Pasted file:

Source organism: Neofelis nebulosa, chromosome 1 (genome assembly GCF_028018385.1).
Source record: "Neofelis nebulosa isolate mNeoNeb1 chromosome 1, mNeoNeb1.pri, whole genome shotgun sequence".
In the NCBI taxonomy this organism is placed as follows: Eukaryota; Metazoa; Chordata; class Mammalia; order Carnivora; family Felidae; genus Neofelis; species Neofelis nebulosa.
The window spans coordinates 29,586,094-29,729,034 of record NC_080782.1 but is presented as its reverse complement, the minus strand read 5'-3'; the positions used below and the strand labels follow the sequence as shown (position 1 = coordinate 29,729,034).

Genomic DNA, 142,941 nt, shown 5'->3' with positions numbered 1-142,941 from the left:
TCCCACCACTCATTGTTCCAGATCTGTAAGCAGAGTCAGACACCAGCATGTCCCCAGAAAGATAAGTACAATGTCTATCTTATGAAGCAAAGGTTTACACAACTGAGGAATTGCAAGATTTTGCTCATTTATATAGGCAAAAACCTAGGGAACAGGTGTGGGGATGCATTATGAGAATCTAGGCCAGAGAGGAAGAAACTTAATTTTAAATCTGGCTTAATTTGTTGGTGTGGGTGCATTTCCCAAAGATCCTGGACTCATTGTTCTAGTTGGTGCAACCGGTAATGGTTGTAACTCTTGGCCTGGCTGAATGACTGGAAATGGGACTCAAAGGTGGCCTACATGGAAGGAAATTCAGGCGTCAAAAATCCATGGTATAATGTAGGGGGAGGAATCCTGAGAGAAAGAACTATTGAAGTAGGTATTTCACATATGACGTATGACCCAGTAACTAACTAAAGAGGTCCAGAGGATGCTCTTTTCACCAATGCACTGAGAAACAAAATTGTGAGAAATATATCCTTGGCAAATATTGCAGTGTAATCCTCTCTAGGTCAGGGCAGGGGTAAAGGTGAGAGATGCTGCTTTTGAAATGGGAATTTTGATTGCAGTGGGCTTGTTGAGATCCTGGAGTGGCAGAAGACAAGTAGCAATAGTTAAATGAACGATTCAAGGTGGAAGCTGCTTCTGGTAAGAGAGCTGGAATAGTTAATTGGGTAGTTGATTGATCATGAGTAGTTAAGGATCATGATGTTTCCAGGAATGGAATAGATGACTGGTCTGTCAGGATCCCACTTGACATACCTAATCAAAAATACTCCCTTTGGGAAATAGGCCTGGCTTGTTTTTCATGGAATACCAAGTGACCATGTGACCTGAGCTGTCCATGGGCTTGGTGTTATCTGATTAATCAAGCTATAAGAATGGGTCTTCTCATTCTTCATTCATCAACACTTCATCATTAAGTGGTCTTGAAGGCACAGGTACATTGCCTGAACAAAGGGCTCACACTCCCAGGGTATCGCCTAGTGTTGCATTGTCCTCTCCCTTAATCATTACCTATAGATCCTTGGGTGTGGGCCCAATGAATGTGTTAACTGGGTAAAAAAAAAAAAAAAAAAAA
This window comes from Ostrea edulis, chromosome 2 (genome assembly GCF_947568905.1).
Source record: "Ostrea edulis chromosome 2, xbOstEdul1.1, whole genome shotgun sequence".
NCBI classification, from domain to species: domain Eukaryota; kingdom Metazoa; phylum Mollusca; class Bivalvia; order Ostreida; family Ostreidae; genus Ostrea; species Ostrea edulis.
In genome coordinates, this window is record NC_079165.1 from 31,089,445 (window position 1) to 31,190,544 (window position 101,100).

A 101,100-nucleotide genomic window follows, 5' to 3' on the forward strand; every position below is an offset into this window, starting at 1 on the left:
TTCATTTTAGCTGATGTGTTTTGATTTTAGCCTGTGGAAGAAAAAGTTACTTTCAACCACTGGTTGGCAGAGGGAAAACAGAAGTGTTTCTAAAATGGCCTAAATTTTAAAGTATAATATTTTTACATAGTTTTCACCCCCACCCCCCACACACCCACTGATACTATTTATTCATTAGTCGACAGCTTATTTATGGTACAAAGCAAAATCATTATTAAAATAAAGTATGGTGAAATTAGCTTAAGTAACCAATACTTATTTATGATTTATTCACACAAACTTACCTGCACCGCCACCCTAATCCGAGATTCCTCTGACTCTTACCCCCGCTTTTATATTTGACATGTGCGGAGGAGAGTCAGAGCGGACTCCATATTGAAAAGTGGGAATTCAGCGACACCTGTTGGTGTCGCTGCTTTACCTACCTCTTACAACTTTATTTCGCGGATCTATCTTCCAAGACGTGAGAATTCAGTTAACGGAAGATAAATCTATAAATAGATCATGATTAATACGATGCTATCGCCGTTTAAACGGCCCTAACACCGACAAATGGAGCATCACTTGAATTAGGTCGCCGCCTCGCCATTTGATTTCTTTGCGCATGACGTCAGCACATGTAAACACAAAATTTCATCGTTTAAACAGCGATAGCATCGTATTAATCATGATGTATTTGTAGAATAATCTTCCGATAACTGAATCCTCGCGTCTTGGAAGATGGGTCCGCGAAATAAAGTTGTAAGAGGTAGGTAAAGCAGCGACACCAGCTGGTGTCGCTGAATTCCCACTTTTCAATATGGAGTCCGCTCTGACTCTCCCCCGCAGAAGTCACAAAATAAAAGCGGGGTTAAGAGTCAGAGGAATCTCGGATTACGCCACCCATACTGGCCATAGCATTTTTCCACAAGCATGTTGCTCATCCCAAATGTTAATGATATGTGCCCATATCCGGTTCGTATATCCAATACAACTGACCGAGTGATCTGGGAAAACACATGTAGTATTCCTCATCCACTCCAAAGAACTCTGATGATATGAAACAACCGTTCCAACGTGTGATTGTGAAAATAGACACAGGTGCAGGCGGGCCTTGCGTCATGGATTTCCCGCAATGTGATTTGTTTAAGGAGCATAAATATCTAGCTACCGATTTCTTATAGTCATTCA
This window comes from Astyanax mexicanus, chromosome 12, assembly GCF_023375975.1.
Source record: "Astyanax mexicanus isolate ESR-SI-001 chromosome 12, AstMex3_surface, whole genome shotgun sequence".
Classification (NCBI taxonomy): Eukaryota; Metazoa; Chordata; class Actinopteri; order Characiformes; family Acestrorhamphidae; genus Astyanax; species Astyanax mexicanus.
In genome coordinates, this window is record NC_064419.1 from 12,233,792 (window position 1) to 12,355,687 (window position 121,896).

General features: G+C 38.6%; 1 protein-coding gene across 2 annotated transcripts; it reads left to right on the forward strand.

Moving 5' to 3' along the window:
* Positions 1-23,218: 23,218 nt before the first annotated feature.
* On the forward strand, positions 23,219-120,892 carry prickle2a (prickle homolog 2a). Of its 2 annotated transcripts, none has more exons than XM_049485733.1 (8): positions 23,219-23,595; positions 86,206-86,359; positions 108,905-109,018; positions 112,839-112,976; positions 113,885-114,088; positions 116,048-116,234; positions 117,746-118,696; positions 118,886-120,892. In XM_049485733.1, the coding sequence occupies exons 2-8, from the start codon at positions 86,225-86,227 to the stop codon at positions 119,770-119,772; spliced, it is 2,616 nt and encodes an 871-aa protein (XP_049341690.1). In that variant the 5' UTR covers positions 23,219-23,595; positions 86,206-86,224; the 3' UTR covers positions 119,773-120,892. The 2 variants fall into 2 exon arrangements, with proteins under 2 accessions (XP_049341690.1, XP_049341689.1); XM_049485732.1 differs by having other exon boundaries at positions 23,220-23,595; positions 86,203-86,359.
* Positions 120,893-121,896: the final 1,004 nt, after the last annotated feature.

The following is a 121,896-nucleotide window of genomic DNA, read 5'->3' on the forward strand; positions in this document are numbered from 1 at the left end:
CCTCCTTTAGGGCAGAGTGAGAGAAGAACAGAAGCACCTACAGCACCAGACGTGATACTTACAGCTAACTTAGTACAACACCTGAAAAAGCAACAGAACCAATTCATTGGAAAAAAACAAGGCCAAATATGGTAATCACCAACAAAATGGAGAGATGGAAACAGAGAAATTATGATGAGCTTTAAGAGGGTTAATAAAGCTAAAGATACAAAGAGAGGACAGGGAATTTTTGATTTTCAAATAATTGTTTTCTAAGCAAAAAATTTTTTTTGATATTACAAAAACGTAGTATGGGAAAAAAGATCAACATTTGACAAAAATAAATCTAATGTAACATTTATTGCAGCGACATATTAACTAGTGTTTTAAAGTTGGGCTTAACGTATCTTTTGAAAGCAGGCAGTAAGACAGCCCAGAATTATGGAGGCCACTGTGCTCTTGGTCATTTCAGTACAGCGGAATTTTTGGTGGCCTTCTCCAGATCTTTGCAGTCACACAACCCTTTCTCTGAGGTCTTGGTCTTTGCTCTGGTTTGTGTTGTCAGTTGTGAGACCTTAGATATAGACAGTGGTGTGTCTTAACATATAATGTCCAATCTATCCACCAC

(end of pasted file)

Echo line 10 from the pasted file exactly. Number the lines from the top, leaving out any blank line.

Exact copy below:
In genome coordinates, this window is record NC_079165.1 from 31,089,445 (window position 1) to 31,190,544 (window position 101,100).